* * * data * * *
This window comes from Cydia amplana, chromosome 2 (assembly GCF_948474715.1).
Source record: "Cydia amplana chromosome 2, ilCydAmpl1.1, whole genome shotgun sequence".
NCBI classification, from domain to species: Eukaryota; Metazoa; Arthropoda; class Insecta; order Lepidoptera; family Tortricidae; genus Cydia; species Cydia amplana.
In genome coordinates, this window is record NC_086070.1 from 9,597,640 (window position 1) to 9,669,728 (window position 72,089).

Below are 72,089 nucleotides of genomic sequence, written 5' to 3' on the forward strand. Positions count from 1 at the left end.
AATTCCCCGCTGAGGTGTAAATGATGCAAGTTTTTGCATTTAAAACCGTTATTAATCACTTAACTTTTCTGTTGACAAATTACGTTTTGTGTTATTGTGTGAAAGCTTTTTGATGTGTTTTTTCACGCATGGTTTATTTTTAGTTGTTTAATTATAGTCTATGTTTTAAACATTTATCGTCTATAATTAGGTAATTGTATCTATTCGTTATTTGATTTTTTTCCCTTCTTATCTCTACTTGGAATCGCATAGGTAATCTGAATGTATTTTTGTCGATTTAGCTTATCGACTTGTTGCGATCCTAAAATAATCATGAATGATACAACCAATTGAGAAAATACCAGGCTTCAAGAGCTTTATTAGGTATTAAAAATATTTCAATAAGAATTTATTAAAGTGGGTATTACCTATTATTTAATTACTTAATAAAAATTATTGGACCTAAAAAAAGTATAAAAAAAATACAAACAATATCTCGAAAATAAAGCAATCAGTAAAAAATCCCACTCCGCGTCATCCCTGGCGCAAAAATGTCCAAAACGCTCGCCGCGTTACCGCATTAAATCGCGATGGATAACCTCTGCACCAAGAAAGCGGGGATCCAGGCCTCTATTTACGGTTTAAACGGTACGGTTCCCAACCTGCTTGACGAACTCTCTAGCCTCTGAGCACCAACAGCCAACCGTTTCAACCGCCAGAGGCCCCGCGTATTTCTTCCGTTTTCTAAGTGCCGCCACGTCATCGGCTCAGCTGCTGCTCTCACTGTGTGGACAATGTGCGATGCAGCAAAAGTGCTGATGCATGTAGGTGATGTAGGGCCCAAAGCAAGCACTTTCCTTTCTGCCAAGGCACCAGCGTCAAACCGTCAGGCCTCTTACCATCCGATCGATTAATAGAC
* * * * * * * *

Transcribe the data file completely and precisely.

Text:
This window comes from Cydia amplana, chromosome 2 (assembly GCF_948474715.1).
Source record: "Cydia amplana chromosome 2, ilCydAmpl1.1, whole genome shotgun sequence".
NCBI classification, from domain to species: Eukaryota; Metazoa; Arthropoda; class Insecta; order Lepidoptera; family Tortricidae; genus Cydia; species Cydia amplana.
In genome coordinates, this window is record NC_086070.1 from 9,597,640 (window position 1) to 9,669,728 (window position 72,089).

Below are 72,089 nucleotides of genomic sequence, written 5' to 3' on the forward strand. Positions count from 1 at the left end.
AATTCCCCGCTGAGGTGTAAATGATGCAAGTTTTTGCATTTAAAACCGTTATTAATCACTTAACTTTTCTGTTGACAAATTACGTTTTGTGTTATTGTGTGAAAGCTTTTTGATGTGTTTTTTCACGCATGGTTTATTTTTAGTTGTTTAATTATAGTCTATGTTTTAAACATTTATCGTCTATAATTAGGTAATTGTATCTATTCGTTATTTGATTTTTTTCCCTTCTTATCTCTACTTGGAATCGCATAGGTAATCTGAATGTATTTTTGTCGATTTAGCTTATCGACTTGTTGCGATCCTAAAATAATCATGAATGATACAACCAATTGAGAAAATACCAGGCTTCAAGAGCTTTATTAGGTATTAAAAATATTTCAATAAGAATTTATTAAAGTGGGTATTACCTATTATTTAATTACTTAATAAAAATTATTGGACCTAAAAAAAGTATAAAAAAAATACAAACAATATCTCGAAAATAAAGCAATCAGTAAAAAATCCCACTCCGCGTCATCCCTGGCGCAAAAATGTCCAAAACGCTCGCCGCGTTACCGCATTAAATCGCGATGGATAACCTCTGCACCAAGAAAGCGGGGATCCAGGCCTCTATTTACGGTTTAAACGGTACGGTTCCCAACCTGCTTGACGAACTCTCTAGCCTCTGAGCACCAACAGCCAACCGTTTCAACCGCCAGAGGCCCCGCGTATTTCTTCCGTTTTCTAAGTGCCGCCACGTCATCGGCTCAGCTGCTGCTCTCACTGTGTGGACAATGTGCGATGCAGCAAAAGTGCTGATGCATGTAGGTGATGTAGGGCCCAAAGCAAGCACTTTCCTTTCTGCCAAGGCACCAGCGTCAAACCGTCAGGCCTCTTACCATCCGATCGATTAATAGAC